My mum always told me: the most difficult thing about the workplace is not the work itself, but the relationships. Indeed, according to a study conducted in 2008 in Europe, the US and Brazil, 85% of employees at all levels experience some degree of conflict.

If conflict is not dealt with as it arises, months or years of tension and unspoken conflict will take a toll on teamwork, and can eventually degenerate into an open altercation. I have even witnessed a situation in which years of frustration, lack of understanding, and unspoken tension ended in moral harassment charges. Burying your head in the sand is never a solution.

So, here are 8 signs of underlying conflict you should pay attention to:

1. Underperforming team members

Workgroup conflict is a huge demotivator: when people are not happy with the work environment, they tend to focus less on their work. If one or several team members are underperforming, being reluctant to do their job, or missing project deadlines, you can be sure that something is off in your team.

Worse still, underperforming team members can aggravate tension among your teammates. Indeed, if one of our peers is lagging in terms of productivity and effort, we tend to feel resentful towards them and the manager who is failing to hold them accountable.

2. Lateness and absenteeism

When there is conflict in the workplace, employees usually feel like being anywhere else. They tend to come in late, take long breaks to avoid getting back to work, and call in sick more than usual: 25% of workers admit that conflict avoidance has led to their own absenteeism or illness.

Anyone can be late now and then. But if it becomes an everyday occurrence, then you should broach the subject with your teammate, and give him or her the opportunity to explain. Beware though, this doesn’t apply to parents of newborn babies.

3. Abnormal sick leave

Conflict in the workplace is an huge source of stress. If left to fester, this stress can cause a variety of illnesses and medical conditions: increased rates of heart attack, hypertension, and even burnouts. Indeed, according to a study conducted among employees in North America in 2016, 31 percent of respondents reported that work relationships were a source of stress.

4. Dysfunctional meetings

Do staff meetings end up turning into gripe sessions instead of brainstorming sessions? Are there some people who always seem to dominate the conversation while others appear annoyed or distracted?

If team members are not showing up to meetings, if they are reluctant to participate, or if they display a critical, sceptical or sarcastic attitude during a meeting, consider this a red flag that something is going on in the team.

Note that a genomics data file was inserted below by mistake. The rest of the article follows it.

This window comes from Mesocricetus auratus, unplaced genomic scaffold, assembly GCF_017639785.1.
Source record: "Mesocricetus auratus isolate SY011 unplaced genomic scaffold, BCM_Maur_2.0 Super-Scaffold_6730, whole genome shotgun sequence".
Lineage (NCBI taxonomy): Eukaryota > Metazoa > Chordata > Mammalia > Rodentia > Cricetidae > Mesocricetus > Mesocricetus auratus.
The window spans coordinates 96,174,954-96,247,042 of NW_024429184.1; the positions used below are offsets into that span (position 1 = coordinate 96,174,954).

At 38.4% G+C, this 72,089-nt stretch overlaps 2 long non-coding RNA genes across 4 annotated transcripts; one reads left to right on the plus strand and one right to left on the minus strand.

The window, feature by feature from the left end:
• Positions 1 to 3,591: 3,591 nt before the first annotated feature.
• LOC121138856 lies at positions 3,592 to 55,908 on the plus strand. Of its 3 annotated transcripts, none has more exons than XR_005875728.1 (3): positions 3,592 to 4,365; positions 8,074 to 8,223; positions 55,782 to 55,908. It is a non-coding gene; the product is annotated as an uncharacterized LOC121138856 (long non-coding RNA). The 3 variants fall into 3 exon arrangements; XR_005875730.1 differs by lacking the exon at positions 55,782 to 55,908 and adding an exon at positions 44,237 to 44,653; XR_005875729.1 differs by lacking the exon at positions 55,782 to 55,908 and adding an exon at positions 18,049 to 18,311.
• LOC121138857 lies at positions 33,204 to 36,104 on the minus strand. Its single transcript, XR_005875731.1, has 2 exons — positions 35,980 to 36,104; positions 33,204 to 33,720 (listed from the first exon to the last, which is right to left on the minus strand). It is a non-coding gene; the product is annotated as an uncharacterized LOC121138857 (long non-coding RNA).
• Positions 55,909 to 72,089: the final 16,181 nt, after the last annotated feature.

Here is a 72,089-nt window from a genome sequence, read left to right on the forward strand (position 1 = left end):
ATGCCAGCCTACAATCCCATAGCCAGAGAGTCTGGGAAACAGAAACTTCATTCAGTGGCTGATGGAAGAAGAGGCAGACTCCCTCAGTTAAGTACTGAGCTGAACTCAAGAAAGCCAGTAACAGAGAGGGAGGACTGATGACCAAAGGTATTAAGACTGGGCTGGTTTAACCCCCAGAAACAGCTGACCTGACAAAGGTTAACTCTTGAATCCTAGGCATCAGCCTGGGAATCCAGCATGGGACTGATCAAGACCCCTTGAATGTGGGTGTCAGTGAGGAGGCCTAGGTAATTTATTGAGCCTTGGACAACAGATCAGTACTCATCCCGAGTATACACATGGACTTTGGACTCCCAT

5. Lack of cooperation and exclusion

Teammates who are reluctant to work together are probably having some interpersonal problems. Conflict can even bring people together in factions against individuals they see as causing problems in the workplace. Behaviors such as sitting in cliques at coffee or lunch breaks, or ‘secretly’ arranging gatherings to which a few specific people are not invited, should warn the manager that something is off within the team and make him or her react quickly to avoid escalation.

6. Disrespect and gossip in the workplace

Intense conflict makes us see others as undeserving of our respect. Being rude to each other, rolling one’s eyes, and turning away while someone is speaking are signs that conflict is brewing. Likewise, gossip and criticism can only lead to animosity and should be addressed.

This kind of behaviour is actually considered to be a subtle form of harassment. It can lead to anger and fear among teammates, but management often doesn’t recognize it until pre-litigation.

7. Organizational exodus and resignation

If staff turnover is high, whether it be due to resignation or transfer requests, you can bet that there is a reason. Over 30% of workers state that interpersonal issues have led to someone leaving the organization. Don’t underestimate how costly employee turnover is for the organization. Given the cost of recruitment, including training a new employee, paying other employees involved in the hiring and training process, severance pay, and the loss of investment involved in losing an existing worker, replacing an employee actually costs 150 to 200 percent more than the original employee’s salary and benefits.

8. Formal complaints

If unresolved, conflict between employees can lead to workmates filing complaints and holding grudges against each other. And rest assured that investigations, disciplinary proceedings and adjudications don’t bring people together - they just drive people further apart.

Whether you’ve noticed some of these signs or not, you should always strive to keep the lines of communication open between you and your teammates and encourage them to come to you with any difficulty they may encounter - personal and professional. Unaddressed conflict will always prove more costly to the organization than a few hours spent trying to resolve it early on.

In the next article, we will provide some of the solutions that can prevent or resolve a crisis in the workplace. Subscribe to our newsletter and receive the article directly in your inbox (and only our articles).